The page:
Prostate cancer (PC) is the most frequently diagnosed non-skin cancer in the world. Previous studies showed that genomic alterations represent the most common mechanism for molecular alterations that cause the development and progression of PC. Great efforts have been done to identify common protein-coding genetic variations; however, the impact of non-coding variations including regulatory genetic variants is not still well understood. To gain an understanding of the functional impact of genetic variants, particularly, regulatory variants in PC, we developed an integrative pipeline (AGV) that used whole genome/exome sequences, GWAS SNPs, chromosome conformation capture data, and ChIP-Seq signals to investigate the potential impact of genomic variants on the underlying target genes in PC. We identified 646 putative regulatory variants, of which 30 of them significantly altered the expression of at least one protein-coding gene. Our analysis of chromatin interactions data (Hi-C) revealed that the 30 putative regulatory variants may affect 131 coding and non-coding genes. Interestingly, our study showed the 131 protein-coding genes are involved in disease-related pathways including Reactome and MSigDB in which for most of them targeted treatment options are currently available. Together, our results provide a comprehensive map of genomic variants in PC and revealed their potential contribution to prostate cancer progression and development.
ARTICLE | doi:10.20944/preprints202210.0463.v1
Subject: Medicine And Pharmacology, Oncology And Oncogenics Keywords: Bladder cancer; Hispanics; Mexicans population; Mutations; Cancer genomics; non-muscle inva-sive bladder cancer; muscle-invasive bladder cancer
Online: 31 October 2022 (02:27:54 CET)
Bladder cancer (BC) is the most common neoplasm of the urinary tract, which originates in the epithelium that covers the inner surface of the bladder. The molecular BC profile has led to the development of different classifications of non-muscle invasive bladder cancer (NMIBC) and muscle-invasive (MIBC). However, the genomic BC landscape profile of the Mexican population, including NMIBC and MIBC, is unknown. In this study, we aimed to identify somatic single nucleotide variants (SNVs) and copy number variations (CNVs) in Mexican patients with BC and their associations with clinical and pathological characteristics. We retrospectively evaluated 37 patients treated between 2012 and 2021 at the National Cancer Institute - Mexico (INCan). DNA samples were obtained from paraffin-embedded tumor tissues and ran exome sequencing. Strelka2 and Lancet packages were used to identify SNVs and insertions or deletions. FACETS was used to determine CNVs. We found a high frequency of mutations in TP53 and KMT2D, gains in 11q15.5 and 19p13.11-q12, and losses in 7q11.23. STAG2 mutations and 1q11.23 deletions were also associated with NMIBC and low histologic grade.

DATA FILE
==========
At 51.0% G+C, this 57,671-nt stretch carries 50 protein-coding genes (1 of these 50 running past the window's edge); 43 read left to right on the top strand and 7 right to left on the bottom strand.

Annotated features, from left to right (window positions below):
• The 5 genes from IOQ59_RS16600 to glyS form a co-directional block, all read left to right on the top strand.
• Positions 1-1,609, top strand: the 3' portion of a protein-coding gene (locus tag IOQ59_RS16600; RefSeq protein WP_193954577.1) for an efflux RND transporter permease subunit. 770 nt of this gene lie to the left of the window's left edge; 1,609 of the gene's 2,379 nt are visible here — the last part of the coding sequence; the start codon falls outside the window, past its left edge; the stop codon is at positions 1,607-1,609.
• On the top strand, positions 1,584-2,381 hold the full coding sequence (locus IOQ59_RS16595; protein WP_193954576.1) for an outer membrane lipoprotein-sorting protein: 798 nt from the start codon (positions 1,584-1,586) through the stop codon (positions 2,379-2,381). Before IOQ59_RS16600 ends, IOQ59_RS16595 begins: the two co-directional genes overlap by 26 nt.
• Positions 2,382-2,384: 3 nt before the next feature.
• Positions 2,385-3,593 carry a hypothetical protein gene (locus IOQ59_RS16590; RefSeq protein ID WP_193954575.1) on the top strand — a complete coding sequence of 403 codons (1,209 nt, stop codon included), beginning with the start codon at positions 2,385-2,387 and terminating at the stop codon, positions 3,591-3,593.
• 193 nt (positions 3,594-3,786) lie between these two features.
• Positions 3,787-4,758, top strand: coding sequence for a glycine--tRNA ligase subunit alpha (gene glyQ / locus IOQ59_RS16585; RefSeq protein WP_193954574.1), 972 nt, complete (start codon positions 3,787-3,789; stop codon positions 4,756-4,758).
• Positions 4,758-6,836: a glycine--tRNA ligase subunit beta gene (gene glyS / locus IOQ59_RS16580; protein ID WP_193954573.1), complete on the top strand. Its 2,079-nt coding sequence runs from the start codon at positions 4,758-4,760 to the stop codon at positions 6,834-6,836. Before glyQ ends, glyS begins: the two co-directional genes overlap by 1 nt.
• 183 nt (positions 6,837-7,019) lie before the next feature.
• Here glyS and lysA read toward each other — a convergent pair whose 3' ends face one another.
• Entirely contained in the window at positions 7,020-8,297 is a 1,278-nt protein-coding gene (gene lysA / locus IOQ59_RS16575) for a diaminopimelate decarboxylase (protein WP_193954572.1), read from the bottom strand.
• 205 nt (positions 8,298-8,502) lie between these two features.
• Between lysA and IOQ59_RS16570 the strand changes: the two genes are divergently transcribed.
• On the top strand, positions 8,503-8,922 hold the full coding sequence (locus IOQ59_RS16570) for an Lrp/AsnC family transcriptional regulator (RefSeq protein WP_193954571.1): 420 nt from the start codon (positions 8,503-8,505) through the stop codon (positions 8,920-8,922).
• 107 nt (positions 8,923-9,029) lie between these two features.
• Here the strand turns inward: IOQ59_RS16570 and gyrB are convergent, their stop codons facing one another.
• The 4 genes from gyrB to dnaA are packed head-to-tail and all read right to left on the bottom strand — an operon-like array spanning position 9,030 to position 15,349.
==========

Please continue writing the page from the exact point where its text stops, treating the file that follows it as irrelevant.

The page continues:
REVIEW | doi:10.20944/preprints202308.0520.v1
Subject: Medicine And Pharmacology, Epidemiology And Infectious Diseases Keywords: SARS-CoV-2; spike protein; mutations; viral infectivity; pathogenesis; vaccine efficacy; immune evasion; antibody neutralization; T-cell response; therapeutic targeting
Online: 7 August 2023 (10:12:28 CEST)
The SARS-CoV-2 virus, which is responsible for the COVID-19 pandemic which emerged and spread, has sparked intense research on its spike protein, which is essential for viral entrance into host cells. Viral reproduction and transmission, host immune response regulation, receptor recognition and host cell entrance mechanisms, as well as structural and functional effects have all been linked to mutations in the spike protein. Spike protein mutations can also result in immune evasion mechanisms that impair vaccine effectiveness and escape, and they are linked to illness severity and clinical consequences. Numerous studies have been conducted to determine the effects of these mutations on the spike protein structure and how it interacts with host factors. These results have important implications for the design and development of medicines and vaccines based on spike proteins as well as for the assessment of those products' efficiency against newly discovered spike protein mutations. The paper gives a general overview of how spike protein mutations are categorized and named, as well as the genomic and phylogenetic techniques that have been used to track their genesis and dissemination. Additionally, it looks at the links between spike protein mutations and clinical outcomes, illness severity, unanswered problems, and future research prospects. Additionally, explored are the effects of these mutations on vaccine effectiveness as well as the possible therapeutic targeting of spike protein mutations.